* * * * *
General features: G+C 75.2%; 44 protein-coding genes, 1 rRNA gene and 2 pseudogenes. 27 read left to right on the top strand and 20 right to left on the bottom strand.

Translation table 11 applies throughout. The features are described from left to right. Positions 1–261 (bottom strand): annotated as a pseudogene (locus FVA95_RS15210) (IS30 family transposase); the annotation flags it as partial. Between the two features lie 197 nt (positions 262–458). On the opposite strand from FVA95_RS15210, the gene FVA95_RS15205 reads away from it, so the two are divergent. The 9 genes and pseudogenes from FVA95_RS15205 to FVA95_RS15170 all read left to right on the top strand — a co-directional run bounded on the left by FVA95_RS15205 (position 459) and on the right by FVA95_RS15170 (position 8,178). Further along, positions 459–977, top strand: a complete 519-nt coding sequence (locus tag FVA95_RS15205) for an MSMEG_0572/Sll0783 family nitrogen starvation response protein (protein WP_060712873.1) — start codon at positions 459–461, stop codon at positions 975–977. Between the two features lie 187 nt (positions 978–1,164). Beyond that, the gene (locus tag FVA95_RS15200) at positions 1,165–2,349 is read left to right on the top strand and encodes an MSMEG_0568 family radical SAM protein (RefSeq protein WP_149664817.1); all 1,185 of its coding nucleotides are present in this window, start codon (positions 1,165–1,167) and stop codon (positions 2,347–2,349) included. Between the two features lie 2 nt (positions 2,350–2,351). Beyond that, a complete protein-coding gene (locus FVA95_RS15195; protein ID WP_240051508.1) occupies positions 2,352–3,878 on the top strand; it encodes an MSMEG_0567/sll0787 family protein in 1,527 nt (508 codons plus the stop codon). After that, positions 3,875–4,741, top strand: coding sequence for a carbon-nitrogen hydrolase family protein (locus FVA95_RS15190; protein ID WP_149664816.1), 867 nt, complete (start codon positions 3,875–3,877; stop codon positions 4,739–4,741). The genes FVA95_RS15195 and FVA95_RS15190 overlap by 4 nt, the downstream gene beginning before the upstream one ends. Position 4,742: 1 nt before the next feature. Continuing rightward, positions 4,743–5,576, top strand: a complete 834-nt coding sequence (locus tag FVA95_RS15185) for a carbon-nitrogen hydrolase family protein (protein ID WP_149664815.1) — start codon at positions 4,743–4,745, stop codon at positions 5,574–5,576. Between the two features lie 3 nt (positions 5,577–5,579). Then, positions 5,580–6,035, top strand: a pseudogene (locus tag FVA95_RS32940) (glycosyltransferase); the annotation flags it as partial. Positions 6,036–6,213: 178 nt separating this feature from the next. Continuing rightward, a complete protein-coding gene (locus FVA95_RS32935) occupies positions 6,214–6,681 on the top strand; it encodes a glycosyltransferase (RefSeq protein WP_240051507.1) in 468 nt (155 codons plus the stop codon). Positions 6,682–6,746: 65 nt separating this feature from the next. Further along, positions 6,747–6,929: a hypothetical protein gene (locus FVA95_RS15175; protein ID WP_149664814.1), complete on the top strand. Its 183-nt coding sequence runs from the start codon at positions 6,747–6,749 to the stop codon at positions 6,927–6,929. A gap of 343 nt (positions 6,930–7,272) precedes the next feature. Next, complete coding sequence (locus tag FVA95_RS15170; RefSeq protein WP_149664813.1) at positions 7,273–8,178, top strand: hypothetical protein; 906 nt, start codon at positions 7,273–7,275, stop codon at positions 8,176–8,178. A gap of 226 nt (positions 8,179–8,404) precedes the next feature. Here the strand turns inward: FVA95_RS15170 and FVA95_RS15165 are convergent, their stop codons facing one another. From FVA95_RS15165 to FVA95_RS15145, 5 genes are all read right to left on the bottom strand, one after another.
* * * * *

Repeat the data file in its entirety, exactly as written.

General features: G+C 75.2%; 44 protein-coding genes, 1 rRNA gene and 2 pseudogenes. 27 read left to right on the top strand and 20 right to left on the bottom strand.

Translation table 11 applies throughout. The features are described from left to right. Positions 1–261 (bottom strand): annotated as a pseudogene (locus FVA95_RS15210) (IS30 family transposase); the annotation flags it as partial. Between the two features lie 197 nt (positions 262–458). On the opposite strand from FVA95_RS15210, the gene FVA95_RS15205 reads away from it, so the two are divergent. The 9 genes and pseudogenes from FVA95_RS15205 to FVA95_RS15170 all read left to right on the top strand — a co-directional run bounded on the left by FVA95_RS15205 (position 459) and on the right by FVA95_RS15170 (position 8,178). Further along, positions 459–977, top strand: a complete 519-nt coding sequence (locus tag FVA95_RS15205) for an MSMEG_0572/Sll0783 family nitrogen starvation response protein (protein WP_060712873.1) — start codon at positions 459–461, stop codon at positions 975–977. Between the two features lie 187 nt (positions 978–1,164). Beyond that, the gene (locus tag FVA95_RS15200) at positions 1,165–2,349 is read left to right on the top strand and encodes an MSMEG_0568 family radical SAM protein (RefSeq protein WP_149664817.1); all 1,185 of its coding nucleotides are present in this window, start codon (positions 1,165–1,167) and stop codon (positions 2,347–2,349) included. Between the two features lie 2 nt (positions 2,350–2,351). Beyond that, a complete protein-coding gene (locus FVA95_RS15195; protein ID WP_240051508.1) occupies positions 2,352–3,878 on the top strand; it encodes an MSMEG_0567/sll0787 family protein in 1,527 nt (508 codons plus the stop codon). After that, positions 3,875–4,741, top strand: coding sequence for a carbon-nitrogen hydrolase family protein (locus FVA95_RS15190; protein ID WP_149664816.1), 867 nt, complete (start codon positions 3,875–3,877; stop codon positions 4,739–4,741). The genes FVA95_RS15195 and FVA95_RS15190 overlap by 4 nt, the downstream gene beginning before the upstream one ends. Position 4,742: 1 nt before the next feature. Continuing rightward, positions 4,743–5,576, top strand: a complete 834-nt coding sequence (locus tag FVA95_RS15185) for a carbon-nitrogen hydrolase family protein (protein ID WP_149664815.1) — start codon at positions 4,743–4,745, stop codon at positions 5,574–5,576. Between the two features lie 3 nt (positions 5,577–5,579). Then, positions 5,580–6,035, top strand: a pseudogene (locus tag FVA95_RS32940) (glycosyltransferase); the annotation flags it as partial. Positions 6,036–6,213: 178 nt separating this feature from the next. Continuing rightward, a complete protein-coding gene (locus FVA95_RS32935) occupies positions 6,214–6,681 on the top strand; it encodes a glycosyltransferase (RefSeq protein WP_240051507.1) in 468 nt (155 codons plus the stop codon). Positions 6,682–6,746: 65 nt separating this feature from the next. Further along, positions 6,747–6,929: a hypothetical protein gene (locus FVA95_RS15175; protein ID WP_149664814.1), complete on the top strand. Its 183-nt coding sequence runs from the start codon at positions 6,747–6,749 to the stop codon at positions 6,927–6,929. A gap of 343 nt (positions 6,930–7,272) precedes the next feature. Next, complete coding sequence (locus tag FVA95_RS15170; RefSeq protein WP_149664813.1) at positions 7,273–8,178, top strand: hypothetical protein; 906 nt, start codon at positions 7,273–7,275, stop codon at positions 8,176–8,178. A gap of 226 nt (positions 8,179–8,404) precedes the next feature. Here the strand turns inward: FVA95_RS15170 and FVA95_RS15165 are convergent, their stop codons facing one another. From FVA95_RS15165 to FVA95_RS15145, 5 genes are all read right to left on the bottom strand, one after another.